There are going to be parts of this post that might seem a little abstract in concept, but hang tight, everything will be detailed and explained. If you have any questions, please feel free to comment and if you want to reproduce the blog elsewhere, please have the courtesy of letting me know.

Finally, if you’re on the STHS development team, thank-you for programming this awesome little simulator. Thank-you for taking the FHL concept and improving on it ten-fold. I haven’t had the chance to try version 2, but it looks great.

Without further delay. We start our journey with the first thing every GM on the outside looking in during the playoffs is looking forward to and one of the first things to be handled by every Commissioner during the off season. The Entry Draft.

Buildup to the Draft:

A commissioner always needs to be thinking ahead. The off season can be a very scary place, filled with high expectations and pressure from GMs to jump into the next season as soon as possible. I’ve seen more leagues shut down due to “pissing and moaning” from GMs during the off season that lead to a stressed out Commish pulling the plug than I care to recall. It’s during the playoffs and early off season that Fantasy Hockey Leagues go through hefty GM turnover, they get bored, depressed and agitated by being on the outside looking in. Think of it like this; if you didn’t make the playoffs, would you have a reason to check the website every day during the postseason? No. One of the smartest things a Commish can do is give his GMs something to do when they’re not busy, and generating hype for the Entry Draft is one of the best ways to keep ’em interested.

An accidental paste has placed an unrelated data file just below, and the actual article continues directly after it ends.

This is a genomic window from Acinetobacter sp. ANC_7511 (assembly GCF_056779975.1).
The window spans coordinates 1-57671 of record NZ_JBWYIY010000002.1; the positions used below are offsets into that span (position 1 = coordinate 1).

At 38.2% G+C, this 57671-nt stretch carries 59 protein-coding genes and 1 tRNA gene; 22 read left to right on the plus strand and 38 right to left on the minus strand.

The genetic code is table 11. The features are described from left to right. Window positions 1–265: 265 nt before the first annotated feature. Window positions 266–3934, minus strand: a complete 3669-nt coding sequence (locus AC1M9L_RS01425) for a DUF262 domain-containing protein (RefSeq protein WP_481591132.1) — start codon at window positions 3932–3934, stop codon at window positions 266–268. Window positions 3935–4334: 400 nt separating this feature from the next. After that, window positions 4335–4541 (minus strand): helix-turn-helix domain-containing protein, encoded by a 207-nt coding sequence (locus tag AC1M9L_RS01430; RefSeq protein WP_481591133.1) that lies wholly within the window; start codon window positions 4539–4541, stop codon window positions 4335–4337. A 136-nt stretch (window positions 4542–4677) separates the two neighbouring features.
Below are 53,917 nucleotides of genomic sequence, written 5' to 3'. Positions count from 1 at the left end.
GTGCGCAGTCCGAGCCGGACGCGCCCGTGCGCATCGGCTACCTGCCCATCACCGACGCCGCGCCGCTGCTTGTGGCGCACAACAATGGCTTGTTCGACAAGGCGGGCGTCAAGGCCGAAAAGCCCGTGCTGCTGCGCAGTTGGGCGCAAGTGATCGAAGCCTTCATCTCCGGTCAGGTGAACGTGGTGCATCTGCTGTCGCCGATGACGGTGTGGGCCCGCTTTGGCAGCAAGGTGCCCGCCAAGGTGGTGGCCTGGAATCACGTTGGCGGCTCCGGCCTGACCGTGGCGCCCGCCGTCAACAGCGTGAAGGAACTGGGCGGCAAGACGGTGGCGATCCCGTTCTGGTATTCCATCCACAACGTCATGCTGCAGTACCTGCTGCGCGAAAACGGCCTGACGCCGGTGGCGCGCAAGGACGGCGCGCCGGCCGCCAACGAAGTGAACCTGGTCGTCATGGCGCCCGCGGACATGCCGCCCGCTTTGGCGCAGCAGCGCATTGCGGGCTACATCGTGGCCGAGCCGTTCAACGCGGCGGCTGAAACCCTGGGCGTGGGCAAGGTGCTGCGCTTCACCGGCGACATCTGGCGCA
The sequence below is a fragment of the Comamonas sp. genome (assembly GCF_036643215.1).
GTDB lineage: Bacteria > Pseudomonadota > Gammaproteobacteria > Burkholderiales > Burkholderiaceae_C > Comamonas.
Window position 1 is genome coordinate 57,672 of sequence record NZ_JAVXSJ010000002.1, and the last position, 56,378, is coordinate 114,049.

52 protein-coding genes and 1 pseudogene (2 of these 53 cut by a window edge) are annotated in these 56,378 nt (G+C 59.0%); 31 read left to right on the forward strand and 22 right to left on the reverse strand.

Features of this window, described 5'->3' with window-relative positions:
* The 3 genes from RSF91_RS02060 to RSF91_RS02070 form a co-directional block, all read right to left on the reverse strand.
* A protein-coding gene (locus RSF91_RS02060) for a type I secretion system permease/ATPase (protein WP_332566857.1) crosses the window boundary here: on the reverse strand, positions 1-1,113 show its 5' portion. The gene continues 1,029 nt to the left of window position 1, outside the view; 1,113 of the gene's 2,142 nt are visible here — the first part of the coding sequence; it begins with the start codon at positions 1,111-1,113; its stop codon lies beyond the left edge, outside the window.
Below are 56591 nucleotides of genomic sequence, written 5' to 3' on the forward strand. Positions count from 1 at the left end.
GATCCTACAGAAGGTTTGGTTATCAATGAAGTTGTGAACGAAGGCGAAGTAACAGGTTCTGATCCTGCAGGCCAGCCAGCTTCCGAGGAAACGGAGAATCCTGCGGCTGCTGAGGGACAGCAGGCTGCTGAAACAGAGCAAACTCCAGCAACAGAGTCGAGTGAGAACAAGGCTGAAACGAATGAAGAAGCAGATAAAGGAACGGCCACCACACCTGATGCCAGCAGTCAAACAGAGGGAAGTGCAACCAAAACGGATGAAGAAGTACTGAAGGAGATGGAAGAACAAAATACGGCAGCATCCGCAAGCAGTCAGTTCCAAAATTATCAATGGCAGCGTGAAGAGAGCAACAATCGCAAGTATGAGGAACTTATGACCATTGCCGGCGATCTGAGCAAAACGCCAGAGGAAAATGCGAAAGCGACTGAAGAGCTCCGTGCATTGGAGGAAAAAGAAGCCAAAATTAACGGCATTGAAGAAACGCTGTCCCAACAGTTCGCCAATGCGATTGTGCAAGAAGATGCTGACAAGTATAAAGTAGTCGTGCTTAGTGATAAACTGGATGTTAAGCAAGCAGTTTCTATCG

This may only work in Retro leagues, but let your GMs scout, rank and rate their own prospects. I got into the habit of rating the Entry Draft class by the quarter mark of the season. If the league is playing through the 1992 season, there should be no surprises regarding the quality of the upcoming draft. At the halfway mark I’d release a series of lists of names divided into Skaters and Goaltenders, North American and European, rank them much in the same way the NHL Central Scouting does and release the list like this:

You’ll notice that the list won’t tell the GMs much. Player names, position, the ballpark estimate on a few key stats and estimated potential. (Note: I like to rank by potential and default EX and LD to 25 unless a player is a bit older. When I’m outlining the Rerate process you’ll see why.)